Smart Transport

Political proof on transport issues will be in the pudding

Stephen Joseph is keeping a watchful eye on how our politicians will tackle transport issues – and whether they can keep their promises

Whatever your views, the political landscape for the next few years looks more settled.

But it's worth taking a moment to consider what this might mean for transport, smart or otherwise. 

Transport has become a token of whether Government rhetoric will turn into real practical support for those areas and those living in them. 

Alongside the specific decisions on HS2 and money for buses and cycling, there has been noise about changing Treasury rules to support investment outside London and the South East.

Depending on how this is done, this will be a challenge to traditional transport appraisal – one (northern) academic once told the DfT economists that their system was institutionally biased against the North, because it was based on continuing past trends and patterns of northern decline and London/SE prosperity.

There is at least a consensus that there needs to be investment in improving transport in and around cities and towns, especially in “left behind” areas.

Who should manage that investment, and what kind of investment it should be, is now the focus of interest.

The Government is also committed to greater devolution, with potentially more, and more powerful, mayors.

Those already there have been given “Transforming Cities” money, and are starting to use it – they are also starting to use powers on buses and other areas like spatial planning frameworks.

Air pollution, climate change and the environment are big issues.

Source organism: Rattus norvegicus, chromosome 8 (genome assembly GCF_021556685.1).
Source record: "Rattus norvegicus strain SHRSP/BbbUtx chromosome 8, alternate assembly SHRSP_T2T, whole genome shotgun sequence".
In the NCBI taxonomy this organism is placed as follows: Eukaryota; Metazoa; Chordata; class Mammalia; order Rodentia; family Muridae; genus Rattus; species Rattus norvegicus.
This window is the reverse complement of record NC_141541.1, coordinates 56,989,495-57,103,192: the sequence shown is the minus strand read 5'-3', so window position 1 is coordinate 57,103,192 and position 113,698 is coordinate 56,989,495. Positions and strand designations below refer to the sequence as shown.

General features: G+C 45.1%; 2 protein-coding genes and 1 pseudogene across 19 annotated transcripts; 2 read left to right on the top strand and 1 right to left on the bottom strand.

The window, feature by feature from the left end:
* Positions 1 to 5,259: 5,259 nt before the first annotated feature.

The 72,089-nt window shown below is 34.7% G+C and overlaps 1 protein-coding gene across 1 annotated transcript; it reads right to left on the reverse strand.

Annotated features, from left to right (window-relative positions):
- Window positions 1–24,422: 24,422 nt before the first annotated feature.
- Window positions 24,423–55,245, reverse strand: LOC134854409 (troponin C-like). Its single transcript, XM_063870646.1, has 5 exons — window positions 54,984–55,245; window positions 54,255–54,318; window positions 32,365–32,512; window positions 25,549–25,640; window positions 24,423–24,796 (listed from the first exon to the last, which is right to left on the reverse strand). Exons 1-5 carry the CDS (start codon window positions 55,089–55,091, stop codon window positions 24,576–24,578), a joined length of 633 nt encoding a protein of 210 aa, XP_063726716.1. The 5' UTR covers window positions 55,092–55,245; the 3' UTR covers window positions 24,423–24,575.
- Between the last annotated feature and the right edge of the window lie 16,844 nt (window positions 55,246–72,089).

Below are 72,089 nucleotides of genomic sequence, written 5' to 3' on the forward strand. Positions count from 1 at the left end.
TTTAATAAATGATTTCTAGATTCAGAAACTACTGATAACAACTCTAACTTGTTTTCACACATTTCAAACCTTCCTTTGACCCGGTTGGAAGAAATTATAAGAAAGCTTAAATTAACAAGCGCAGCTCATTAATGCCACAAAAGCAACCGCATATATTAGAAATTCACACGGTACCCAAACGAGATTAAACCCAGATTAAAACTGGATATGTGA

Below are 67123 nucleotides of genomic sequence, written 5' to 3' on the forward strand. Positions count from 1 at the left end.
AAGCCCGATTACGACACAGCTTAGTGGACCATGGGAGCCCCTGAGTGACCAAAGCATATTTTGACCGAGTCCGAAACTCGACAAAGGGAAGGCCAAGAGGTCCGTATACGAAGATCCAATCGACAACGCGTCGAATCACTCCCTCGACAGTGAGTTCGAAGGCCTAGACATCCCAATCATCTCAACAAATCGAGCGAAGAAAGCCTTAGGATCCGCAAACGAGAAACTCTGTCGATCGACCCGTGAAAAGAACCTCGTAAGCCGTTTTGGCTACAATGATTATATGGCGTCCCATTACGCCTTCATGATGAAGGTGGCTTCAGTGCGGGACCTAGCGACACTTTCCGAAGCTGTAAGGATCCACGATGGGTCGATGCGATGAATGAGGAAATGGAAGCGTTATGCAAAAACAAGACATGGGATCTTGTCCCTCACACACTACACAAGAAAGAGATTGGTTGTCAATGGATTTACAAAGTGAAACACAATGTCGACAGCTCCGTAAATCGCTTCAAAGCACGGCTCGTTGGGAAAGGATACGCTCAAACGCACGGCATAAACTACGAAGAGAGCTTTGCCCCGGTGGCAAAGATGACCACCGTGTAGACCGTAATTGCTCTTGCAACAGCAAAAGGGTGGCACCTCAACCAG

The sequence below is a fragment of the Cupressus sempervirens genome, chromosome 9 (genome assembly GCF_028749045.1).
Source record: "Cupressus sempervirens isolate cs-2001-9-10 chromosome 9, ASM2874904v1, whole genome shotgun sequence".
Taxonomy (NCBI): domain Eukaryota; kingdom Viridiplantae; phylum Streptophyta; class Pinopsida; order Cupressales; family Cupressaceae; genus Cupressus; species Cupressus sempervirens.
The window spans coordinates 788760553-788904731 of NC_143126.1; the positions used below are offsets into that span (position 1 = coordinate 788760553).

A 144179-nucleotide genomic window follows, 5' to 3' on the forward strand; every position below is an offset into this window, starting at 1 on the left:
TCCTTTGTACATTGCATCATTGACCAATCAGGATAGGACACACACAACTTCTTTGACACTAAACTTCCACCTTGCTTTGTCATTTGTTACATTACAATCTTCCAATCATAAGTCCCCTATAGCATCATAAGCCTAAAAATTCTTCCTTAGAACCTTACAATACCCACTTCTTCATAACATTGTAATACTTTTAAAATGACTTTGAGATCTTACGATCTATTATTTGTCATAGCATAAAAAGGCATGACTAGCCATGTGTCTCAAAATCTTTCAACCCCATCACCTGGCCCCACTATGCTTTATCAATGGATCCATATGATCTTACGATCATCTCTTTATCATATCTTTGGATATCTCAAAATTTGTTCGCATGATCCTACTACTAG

Most mayors have embraced the role of championing clean air and there is continued pressure on them and city councils to go further. 

But air quality is only part of the story. There are at least two other agendas driving city transport policies.

First, there is the “healthy streets” agenda, reclaiming space from cars and making it easy and attractive for people to walk and cycle, and this of course requires reductions in levels and speeds of traffic.

The other agenda is, of course, tackling climate change.

Given what’s happening in the wider world, this is going to take centre stage this year.

The Department for Transport is now preparing a decarbonisation plan.

Quite what direction this will take is not yet clear, but if it is to measure up to the task it will have to both embrace technology and go beyond it.

From all these interlinked issues we are seeing measures emerging that are restricting or charging for the use of vehicles, especially diesel vehicles, and more generally cutting road traffic and promoting a shift to walking, cycling and public transport.

A politically safe option, especially on air quality, is to avoid charging or tackling cars altogether, and focus on buses, taxis, trucks and vans, but in some areas just tackling these may not be enough to meet air quality targets.

There are also dangers of perverse incentives – penalising buses while encouraging people to use them instead of cars.

And the other drivers, especially tackling climate change, mean that more radical action will be needed.

The Government – through its spending and taxation as well as through regulation and legislation – has a huge influence on transport and the basis on which decisions are taken will come under increased scrutiny. 

Read Stephen Joseph's full article on how politicians tackle transport issues from Smart Transport Journal

 

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